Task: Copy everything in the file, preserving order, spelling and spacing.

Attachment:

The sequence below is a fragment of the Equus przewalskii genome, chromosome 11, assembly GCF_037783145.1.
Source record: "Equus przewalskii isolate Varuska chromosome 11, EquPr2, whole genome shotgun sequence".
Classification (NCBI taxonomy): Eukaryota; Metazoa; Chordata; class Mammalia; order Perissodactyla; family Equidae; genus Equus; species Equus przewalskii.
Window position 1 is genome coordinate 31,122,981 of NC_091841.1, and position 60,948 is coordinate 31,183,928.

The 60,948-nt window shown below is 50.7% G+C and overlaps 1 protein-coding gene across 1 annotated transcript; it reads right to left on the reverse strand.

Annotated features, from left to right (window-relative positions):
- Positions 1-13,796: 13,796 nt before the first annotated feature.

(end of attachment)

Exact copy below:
The sequence below is a fragment of the Equus przewalskii genome, chromosome 11, assembly GCF_037783145.1.
Source record: "Equus przewalskii isolate Varuska chromosome 11, EquPr2, whole genome shotgun sequence".
Classification (NCBI taxonomy): Eukaryota; Metazoa; Chordata; class Mammalia; order Perissodactyla; family Equidae; genus Equus; species Equus przewalskii.
Window position 1 is genome coordinate 31,122,981 of NC_091841.1, and position 60,948 is coordinate 31,183,928.

The 60,948-nt window shown below is 50.7% G+C and overlaps 1 protein-coding gene across 1 annotated transcript; it reads right to left on the reverse strand.

Annotated features, from left to right (window-relative positions):
- Positions 1-13,796: 13,796 nt before the first annotated feature.